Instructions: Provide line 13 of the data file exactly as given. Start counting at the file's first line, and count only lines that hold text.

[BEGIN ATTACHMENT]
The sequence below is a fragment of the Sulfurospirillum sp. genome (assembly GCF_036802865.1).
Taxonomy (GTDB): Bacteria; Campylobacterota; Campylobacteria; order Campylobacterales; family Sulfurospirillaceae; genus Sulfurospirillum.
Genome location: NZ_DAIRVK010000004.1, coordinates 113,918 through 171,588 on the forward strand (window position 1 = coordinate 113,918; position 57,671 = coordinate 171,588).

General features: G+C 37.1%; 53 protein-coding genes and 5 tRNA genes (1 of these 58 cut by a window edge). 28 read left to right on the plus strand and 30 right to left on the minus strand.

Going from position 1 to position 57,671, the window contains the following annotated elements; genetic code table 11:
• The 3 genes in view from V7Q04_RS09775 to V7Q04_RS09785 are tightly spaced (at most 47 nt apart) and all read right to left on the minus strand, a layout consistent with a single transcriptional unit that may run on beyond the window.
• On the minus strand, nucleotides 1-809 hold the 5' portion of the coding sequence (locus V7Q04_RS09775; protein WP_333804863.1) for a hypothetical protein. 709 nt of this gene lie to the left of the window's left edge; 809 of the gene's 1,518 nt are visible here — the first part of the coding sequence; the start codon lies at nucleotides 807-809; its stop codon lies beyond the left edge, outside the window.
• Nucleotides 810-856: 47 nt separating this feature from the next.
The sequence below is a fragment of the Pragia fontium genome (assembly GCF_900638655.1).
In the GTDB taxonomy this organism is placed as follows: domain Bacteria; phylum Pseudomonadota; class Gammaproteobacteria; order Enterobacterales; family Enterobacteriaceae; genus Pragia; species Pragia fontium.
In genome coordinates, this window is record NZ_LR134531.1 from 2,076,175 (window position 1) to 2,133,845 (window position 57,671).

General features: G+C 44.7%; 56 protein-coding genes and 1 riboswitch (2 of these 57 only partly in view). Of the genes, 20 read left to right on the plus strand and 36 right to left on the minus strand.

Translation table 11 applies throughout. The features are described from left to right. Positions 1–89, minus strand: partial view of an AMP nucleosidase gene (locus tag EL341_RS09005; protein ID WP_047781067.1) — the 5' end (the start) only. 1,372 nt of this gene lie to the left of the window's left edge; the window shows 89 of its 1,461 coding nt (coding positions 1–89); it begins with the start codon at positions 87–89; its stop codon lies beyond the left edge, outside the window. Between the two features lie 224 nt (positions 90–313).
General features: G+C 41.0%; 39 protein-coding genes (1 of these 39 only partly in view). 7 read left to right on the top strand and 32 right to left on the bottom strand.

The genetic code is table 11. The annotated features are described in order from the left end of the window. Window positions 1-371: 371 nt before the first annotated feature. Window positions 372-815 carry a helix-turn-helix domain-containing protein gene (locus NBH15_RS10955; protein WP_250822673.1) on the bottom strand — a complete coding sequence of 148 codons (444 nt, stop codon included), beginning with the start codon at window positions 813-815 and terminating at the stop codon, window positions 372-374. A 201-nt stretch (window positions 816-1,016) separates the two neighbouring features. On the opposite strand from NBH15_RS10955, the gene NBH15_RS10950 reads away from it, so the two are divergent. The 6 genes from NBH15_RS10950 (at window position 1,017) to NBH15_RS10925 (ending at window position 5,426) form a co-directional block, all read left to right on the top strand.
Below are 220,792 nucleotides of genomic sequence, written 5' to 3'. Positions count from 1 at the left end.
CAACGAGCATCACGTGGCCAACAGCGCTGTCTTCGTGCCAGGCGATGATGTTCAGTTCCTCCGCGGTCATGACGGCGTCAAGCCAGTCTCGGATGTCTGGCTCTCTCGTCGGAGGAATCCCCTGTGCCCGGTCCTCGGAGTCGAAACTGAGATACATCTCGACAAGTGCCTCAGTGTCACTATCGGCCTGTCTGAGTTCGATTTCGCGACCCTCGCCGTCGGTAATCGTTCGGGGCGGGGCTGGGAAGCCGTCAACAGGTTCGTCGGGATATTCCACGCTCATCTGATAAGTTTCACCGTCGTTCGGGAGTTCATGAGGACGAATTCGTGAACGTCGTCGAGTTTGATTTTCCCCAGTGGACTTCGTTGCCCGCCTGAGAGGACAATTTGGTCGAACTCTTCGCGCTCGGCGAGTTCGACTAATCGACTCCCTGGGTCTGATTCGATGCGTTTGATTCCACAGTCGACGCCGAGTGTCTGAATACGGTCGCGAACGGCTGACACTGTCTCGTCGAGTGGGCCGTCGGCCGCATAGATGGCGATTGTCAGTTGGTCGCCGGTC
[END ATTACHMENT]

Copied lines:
Translation table 11 applies throughout. The features are described from left to right. Positions 1–89, minus strand: partial view of an AMP nucleosidase gene (locus tag EL341_RS09005; protein ID WP_047781067.1) — the 5' end (the start) only. 1,372 nt of this gene lie to the left of the window's left edge; the window shows 89 of its 1,461 coding nt (coding positions 1–89); it begins with the start codon at positions 87–89; its stop codon lies beyond the left edge, outside the window. Between the two features lie 224 nt (positions 90–313).